|Posted by Adam on March 12, 2016 at 5:55 AM|
Ottoman armies have always been an interest of mine. One of the key powers through the 15th to 17th Centuries and with an army to be feared; plenty of excellent cavalry and, when Jannissaries were added, good, regular disciplined infantry. In addition they had reams of raiding light troops and volunteer mujahadeen types to strike terror into their neighbours.
It is the 18th Century that holds my main interest however. After the narrowly failed seige of Vienna in 1683 the Ottoman state and army went into a period of decline. There were still military successes and attempts at reform but the Ottoman Empire was on the defensive from there on in. There is a real scarsity of information about the Ottoman army of this period (in English at least) which is part of the reason it is less well catered to for wargamers. Much of what is offered (in 25mm at least) seems to be extrapolated from sources from the early 17th Century and the 19th. Armour does seem to have fallen out of favour, except for a very few Guard units, and foot becomes predominantly musket armed. Uniforms are not much in evidence, so to my mind it means I have the opportunity to use the same figures for the bulk of the army throughout the period.
Indspired by conversion projects seen online, I decide to have a try at converting some suitable plastic figures. After a modicom of research the most promising subject looked like the Zouaves made by Perry Minatures for the American Civil War.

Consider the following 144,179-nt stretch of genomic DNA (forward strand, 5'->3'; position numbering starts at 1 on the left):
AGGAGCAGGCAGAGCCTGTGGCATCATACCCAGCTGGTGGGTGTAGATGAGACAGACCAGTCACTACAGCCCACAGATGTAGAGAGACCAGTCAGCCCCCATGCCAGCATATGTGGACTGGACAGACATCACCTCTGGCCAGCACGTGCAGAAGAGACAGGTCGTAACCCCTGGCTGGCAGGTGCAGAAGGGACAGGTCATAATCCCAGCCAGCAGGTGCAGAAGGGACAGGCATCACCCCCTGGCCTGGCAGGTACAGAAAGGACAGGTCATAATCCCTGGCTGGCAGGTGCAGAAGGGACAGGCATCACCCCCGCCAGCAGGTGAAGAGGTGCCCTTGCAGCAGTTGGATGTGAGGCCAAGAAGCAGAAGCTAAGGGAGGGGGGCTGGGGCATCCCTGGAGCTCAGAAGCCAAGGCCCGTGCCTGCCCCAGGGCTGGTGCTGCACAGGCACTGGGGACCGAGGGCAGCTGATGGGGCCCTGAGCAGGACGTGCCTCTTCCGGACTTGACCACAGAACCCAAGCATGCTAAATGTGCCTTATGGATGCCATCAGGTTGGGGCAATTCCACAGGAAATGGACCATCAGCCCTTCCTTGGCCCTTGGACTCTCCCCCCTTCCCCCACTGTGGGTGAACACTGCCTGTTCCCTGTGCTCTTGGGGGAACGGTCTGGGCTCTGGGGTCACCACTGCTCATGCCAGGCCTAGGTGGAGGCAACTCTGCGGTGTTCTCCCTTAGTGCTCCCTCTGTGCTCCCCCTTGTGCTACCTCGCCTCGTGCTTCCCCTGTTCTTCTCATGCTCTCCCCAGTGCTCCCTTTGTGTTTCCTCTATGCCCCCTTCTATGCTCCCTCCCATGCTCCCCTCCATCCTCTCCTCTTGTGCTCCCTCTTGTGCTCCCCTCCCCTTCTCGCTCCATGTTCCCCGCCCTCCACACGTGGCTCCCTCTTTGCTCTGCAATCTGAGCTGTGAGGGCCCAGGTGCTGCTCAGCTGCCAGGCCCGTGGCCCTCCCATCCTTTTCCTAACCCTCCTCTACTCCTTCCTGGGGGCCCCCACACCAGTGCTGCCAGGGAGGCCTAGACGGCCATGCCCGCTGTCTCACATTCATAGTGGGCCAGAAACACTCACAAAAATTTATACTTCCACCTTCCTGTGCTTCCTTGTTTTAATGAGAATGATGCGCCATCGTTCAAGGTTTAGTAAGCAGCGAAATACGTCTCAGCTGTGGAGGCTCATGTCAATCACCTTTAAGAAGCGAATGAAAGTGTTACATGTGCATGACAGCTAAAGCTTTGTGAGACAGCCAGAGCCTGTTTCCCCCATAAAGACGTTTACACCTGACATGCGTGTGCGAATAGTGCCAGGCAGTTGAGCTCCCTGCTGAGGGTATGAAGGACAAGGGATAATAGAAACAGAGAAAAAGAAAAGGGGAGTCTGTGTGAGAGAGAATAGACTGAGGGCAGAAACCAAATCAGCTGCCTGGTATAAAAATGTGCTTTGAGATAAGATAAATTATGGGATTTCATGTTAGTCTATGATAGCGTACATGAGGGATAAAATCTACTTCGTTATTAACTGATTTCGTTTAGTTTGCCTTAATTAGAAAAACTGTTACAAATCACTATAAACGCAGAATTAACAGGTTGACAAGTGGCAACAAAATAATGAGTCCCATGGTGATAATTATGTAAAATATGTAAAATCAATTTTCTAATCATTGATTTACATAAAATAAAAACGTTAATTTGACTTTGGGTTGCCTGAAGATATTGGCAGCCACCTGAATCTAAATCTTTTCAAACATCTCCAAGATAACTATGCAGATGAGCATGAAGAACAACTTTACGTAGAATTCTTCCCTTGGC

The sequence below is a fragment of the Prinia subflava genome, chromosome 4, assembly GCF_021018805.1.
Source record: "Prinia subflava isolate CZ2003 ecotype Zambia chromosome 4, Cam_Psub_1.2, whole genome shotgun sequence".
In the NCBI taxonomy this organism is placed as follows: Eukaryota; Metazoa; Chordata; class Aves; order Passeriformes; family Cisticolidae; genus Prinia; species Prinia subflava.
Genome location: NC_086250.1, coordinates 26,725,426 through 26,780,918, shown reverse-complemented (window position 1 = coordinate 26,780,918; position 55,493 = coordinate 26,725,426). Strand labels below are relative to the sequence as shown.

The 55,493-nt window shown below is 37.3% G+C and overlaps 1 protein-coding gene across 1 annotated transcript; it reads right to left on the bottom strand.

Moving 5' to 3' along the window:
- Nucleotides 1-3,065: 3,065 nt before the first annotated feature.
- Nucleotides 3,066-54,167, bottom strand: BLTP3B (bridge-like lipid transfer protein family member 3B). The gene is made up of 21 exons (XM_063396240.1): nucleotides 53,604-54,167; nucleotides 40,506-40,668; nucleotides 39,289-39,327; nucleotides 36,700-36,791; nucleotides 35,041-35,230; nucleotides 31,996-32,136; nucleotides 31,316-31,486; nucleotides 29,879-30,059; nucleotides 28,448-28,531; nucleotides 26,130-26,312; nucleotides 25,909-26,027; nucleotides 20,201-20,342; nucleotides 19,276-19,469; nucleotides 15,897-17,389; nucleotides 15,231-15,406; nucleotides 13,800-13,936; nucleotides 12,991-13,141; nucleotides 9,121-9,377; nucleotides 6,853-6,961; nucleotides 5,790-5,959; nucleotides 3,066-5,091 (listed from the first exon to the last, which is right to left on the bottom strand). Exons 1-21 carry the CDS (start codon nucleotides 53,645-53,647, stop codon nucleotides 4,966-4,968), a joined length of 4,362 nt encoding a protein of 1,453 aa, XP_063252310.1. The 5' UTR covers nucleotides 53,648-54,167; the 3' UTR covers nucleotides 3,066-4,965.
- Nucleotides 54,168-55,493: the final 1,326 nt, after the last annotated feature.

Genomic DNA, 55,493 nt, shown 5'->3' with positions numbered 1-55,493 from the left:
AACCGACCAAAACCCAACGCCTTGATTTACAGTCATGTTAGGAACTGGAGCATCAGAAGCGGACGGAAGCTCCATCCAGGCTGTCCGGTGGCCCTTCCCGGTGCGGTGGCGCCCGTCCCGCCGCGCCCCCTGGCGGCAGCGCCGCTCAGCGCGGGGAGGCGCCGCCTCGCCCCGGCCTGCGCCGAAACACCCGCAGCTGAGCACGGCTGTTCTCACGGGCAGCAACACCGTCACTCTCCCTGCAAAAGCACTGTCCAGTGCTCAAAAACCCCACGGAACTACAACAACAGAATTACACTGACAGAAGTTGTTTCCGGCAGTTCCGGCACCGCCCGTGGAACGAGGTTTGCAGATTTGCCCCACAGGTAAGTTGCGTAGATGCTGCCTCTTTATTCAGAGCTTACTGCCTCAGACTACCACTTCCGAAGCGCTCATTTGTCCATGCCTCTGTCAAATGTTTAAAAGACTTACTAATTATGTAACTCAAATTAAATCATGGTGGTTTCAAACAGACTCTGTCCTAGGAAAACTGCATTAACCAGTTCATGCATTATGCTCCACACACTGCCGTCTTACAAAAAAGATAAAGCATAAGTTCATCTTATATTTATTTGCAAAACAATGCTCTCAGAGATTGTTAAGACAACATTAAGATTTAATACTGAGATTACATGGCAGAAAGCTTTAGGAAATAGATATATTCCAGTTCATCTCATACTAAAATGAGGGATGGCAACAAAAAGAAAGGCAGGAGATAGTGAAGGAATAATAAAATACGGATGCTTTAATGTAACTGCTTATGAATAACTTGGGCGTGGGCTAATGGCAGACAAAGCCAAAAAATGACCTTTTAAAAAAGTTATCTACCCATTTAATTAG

Although intended for the later 1800s the general style is based on the North Africans who had been a part of the Ottoman Empire, but could represent the general shape of Ottoman dress on campaign with a bit of adjustment.
Some of the fancier braid could be shaved off or just painted over for lower grade soldiers and the turbanned heads included would be pretty close to earlier styles. The biggest issue is the rifle carried by the figures. A bit of clever converting and painting might do to hide its provenance or a new musket of the earlier style used to replace it. A third option would be to cast up a new arm with the correct weapon and this would enable some change to the pose of the figure at the same time.
I had the idea that I would want the Ottoman regiments I would create to have the look of aggressive troops, ready to get into hand to hand, even if this wasn't quite the truth for the period... Thus having them charging with sword in hand and musket carried in the other might give me a morale advantage as they are deployed onto the table (however little they live up to this subsequently!) This ambition would require the creation and casting up of some new arms with the correct weaponry, as life is just too short to do individual conversions on hundreds of foot soldiers. I have always fancied a go at this anyway but I decided I would make up one prototype and paint it before diving into this.
The officer sprue in the Zouaves box has an army weilding a likely looking sabre, close enough to a scimitar for this test. A number of arms were then hacked to pieces and putty and wire forced into a shape vaguely resembling an earlier eastern typ of musket. I also considered chopping back some of the kit carried by the ACW infantryman but relented and left it in place. Why make myself more work at this stage? A quick coat of paint to hide the worst of my cack-handedness and he was done.
I am reasonably happy with that. It gives the required impression of "charging in with cold steel" and exotic easterner. Several regiments of these weilding purposeful yataghan swords rather than girly scimitars will I hope give an opponent pause for thought. Time to practise those putty pushing skills...
Categories: Painting Projects